- For one, I wouldn’t be able to sleep at night if I felt like I was conning people.
- And for two, I believe there is still a lot of money that can be made from an ethical online business.
You CAN Make Money From An Ethical Online Busines
Long Term Trust Is Very Valuable
My monthly traffic might be ‘worth’ $85,000, but would I have ever got so many readers if I had tried to milk every penny out of them? Probably not. Therefore I think that figure is misleading. I might be able to make that for one month but as soon as I start losing the trust of my readers, they will stop reading and Google will stop sending me traffic.
If I had started off this blog trying to make as much money as possible I don’t think I ever would have got any readers at all. And I definitely wouldn’t be making £5k+ a month.
Trust is really really valuable. Take a look at Martin Lewis’ Money Saving Expert. My go-to resource for anything money saving. Why? Because I trust it. And despite Martin Lewis leaving money on the table by not advertising the highest paying (but worst for the customer) products, he still managed to turn it into one of the largest blogs in the UK. And sold it for £87m in 2012.
Just ask Martin, yes it is possible to make money from an ethical online business.
But even if it looks like there is no other option in your business than to operate in a way you aren’t comfortable with, remember there are loads of other ways to make money – most of which require similar skills:
There Are Lots Of Ways To Make Money Online
I come back again and again to the idea of creating a paid online course. And so far I have always decided against it. I don’t think that I could create something good enough to be worth what I’d want to charge.
But just because I’ve decided against online courses, it doesn’t mean I’ve decided against all types of online business. Here is a quick list off the top of my head of different ways to make money online (links are to specific posts I’ve written about that type of business):
- Online Courses
- Affiliate Marketing
- YouTube Videos
- Matched Betting
- Software as a Service
- Sponsored Posts
- Retail Arbitrage
- Self-Publishing & E-Books
- Personal Training
You might decide that it doesn’t sit well with you building a business off sponsored posts or life-coaching. But that still leaves you with a lot of other ways to earn a living that you might be more comfortable with. And guess what, they take the same skillset.
Let me give you an example. There are many ways to monetise a blog and I have decided I don’t feel comfortable doing:
- Online courses.
- Email marketing.
- Sponsored posts.
- Paid advertising.
- Expensive Ebooks.
- Incentivised product reviews.
Note – I don’t have anything against most of the above, I just don’t think my attempt at doing them would be good enough.
But I have decided that I am happy with:
And despite throwing out 80% of methods, the final two have been enough to make a full-time living from an ethical online business.
Google Is Catching Up
Each year Google gets better and better at filtering out spammy sites and rewarding good quality ones. And they are constantly looking at the way online marketers make money and penalising those techniques that they don’t like or think detract from the customer experience.
For instance, Google recently stated that they will start to penalise sites that have a welcome matt. That is a pop-up that blocks your whole screen while trying to get you to leave an email address. I’ve never liked welcome mats, I don’t have one and I am very pleased to hear my competitors will soon be forced to get rid of theirs.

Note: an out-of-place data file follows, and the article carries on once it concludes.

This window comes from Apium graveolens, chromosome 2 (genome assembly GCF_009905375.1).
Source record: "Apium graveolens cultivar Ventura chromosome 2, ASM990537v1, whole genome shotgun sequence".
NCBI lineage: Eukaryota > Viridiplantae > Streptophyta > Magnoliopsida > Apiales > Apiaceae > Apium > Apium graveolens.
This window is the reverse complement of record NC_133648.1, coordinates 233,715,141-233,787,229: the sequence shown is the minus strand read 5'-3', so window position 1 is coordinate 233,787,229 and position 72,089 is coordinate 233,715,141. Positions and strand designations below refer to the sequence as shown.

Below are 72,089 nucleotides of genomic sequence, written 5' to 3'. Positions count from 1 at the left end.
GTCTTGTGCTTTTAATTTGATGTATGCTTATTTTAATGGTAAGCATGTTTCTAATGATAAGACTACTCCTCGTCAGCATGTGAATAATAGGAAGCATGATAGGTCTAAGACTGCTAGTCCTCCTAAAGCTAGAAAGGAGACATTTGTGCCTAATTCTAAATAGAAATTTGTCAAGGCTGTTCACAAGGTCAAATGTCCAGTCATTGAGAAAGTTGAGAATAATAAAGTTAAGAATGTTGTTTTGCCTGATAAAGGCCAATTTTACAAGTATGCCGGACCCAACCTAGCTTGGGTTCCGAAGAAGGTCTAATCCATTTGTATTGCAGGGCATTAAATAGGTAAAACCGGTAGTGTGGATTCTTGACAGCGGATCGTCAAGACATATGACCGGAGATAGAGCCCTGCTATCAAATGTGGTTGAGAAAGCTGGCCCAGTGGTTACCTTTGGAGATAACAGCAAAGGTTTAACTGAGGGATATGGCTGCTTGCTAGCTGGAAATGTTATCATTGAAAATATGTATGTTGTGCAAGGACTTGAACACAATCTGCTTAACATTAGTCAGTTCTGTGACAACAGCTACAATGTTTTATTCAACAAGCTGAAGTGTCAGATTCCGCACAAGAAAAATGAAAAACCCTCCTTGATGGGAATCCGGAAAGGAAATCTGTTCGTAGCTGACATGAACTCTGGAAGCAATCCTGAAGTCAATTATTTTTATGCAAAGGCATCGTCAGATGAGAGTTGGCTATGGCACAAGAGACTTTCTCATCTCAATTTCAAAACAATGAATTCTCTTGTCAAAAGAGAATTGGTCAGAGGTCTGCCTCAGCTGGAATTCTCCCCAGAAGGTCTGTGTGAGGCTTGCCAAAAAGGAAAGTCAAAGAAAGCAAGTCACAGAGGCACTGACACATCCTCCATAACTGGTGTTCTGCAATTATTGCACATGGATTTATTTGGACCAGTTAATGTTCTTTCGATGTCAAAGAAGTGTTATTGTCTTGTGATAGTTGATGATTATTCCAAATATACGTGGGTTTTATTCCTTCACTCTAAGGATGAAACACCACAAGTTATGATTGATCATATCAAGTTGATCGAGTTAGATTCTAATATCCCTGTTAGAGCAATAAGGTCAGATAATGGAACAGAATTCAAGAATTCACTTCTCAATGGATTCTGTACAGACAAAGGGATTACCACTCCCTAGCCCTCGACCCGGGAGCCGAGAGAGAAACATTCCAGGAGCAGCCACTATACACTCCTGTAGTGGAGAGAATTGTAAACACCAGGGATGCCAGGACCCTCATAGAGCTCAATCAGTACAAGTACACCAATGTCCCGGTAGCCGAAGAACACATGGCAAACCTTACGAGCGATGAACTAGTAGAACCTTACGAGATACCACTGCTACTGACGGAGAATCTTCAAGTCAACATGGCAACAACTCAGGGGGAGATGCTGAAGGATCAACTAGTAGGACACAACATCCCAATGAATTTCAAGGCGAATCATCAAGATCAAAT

But Google hasn’t got it all worked out and it is true that currently some very ropey sites still make it on to the first page of Google. But it is getting better. And if you want your online business to still be going strong for many years to come then you need to maximise the customer experience and do what is best for them. And that means you need to be running an ethical online business.
So having said all that, what exactly is an ethical online business?
You Need To Define Your Own Moral Standards
I have always tried to run my businesses while being guided by my moral compass, but what exactly that means has changed and evolved in my head over time. Noone has ever told me ‘do this’, ‘do that’, and I have probably strayed over the line more than a few times.
The internet is new and is still evolving. And I am definitely not qualified to give you a bullet point list of what exactly ethical online business is. I believe it is each our own responsibility to take a good hard look at our own approaches and decide what we are comfortable with it.
But I would like to start a conversation about it and get your input.
- Do you think clickfunnels are ethical?
- What is a minimum acceptable level of customer service?
- Is it ever alright to take sponsored posts?
- Should you use your readers/customers data for advertising and retargeting?
- Is it OK to leave out your failures and only talk about successes?
- What do you think about exaggeration?
- Should you disclose any business relationships you have to services/products you talk about? How obvious should the disclosure be?
- Should you identify all affiliate links? Should you explain exactly what an affiliate link is?
- Is leaving reviews on your own services acceptable?
- Should your content be peer-reviewed before posting?
- If your business fails are you responsible for outstanding debts?
The answers aren’t easy. But what do you think? Please comment and please call me out on anything I am doing you disagree with.